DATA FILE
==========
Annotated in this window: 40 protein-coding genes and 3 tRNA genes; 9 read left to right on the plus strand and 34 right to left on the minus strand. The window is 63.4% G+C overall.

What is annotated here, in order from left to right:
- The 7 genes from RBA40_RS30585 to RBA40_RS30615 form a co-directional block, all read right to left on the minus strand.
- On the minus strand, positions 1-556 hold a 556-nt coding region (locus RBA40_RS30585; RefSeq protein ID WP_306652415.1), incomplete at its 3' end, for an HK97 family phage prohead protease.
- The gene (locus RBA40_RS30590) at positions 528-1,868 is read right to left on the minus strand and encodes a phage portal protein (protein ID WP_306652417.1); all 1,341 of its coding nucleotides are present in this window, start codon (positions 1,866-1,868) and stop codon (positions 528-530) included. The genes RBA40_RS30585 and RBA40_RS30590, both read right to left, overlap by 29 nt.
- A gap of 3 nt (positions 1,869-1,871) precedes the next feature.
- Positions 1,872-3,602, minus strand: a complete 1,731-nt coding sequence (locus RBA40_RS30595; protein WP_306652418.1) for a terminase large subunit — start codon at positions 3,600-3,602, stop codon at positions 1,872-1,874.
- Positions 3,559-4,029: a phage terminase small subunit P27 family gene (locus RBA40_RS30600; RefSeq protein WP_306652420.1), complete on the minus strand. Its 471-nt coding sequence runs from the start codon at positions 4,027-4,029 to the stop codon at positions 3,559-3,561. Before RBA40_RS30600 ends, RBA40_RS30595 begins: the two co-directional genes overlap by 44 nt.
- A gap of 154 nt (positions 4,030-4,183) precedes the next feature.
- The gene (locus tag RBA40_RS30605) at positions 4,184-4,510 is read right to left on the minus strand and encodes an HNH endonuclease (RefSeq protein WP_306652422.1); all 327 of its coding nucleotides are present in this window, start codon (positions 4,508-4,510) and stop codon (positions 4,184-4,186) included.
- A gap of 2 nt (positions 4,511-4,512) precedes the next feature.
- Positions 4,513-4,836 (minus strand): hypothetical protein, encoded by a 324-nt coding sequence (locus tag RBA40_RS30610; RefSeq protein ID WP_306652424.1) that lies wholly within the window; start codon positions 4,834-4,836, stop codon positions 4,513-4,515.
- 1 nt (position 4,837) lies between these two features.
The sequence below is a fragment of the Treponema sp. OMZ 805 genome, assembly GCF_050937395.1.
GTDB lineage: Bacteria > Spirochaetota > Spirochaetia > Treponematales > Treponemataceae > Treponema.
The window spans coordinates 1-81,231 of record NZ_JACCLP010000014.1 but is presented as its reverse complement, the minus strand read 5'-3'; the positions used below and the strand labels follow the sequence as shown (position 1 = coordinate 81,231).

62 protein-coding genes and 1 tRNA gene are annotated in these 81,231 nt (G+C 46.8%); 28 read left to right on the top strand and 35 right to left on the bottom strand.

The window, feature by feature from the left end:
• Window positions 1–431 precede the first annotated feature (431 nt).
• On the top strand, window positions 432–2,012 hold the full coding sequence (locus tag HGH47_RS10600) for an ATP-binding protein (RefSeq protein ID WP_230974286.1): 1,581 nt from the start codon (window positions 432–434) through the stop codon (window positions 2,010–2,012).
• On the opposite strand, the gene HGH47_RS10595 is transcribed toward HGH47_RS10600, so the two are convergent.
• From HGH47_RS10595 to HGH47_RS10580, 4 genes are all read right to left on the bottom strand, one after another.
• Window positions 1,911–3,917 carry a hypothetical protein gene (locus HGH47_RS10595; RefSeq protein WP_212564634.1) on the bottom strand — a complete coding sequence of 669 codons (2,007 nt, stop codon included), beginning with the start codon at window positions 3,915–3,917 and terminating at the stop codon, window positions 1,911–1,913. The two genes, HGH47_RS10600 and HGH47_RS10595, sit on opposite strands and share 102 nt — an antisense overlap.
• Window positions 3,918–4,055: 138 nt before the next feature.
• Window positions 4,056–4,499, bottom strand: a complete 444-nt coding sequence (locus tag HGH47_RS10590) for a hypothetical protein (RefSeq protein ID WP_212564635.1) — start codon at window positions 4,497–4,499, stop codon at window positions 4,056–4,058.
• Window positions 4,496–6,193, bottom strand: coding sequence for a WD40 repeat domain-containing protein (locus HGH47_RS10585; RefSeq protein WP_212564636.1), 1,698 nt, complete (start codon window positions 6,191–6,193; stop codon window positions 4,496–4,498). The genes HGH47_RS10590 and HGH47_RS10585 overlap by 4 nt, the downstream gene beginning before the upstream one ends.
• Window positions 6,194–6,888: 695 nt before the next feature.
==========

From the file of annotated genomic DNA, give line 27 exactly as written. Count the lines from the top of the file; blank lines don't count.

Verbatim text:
• Window positions 6,194–6,888: 695 nt before the next feature.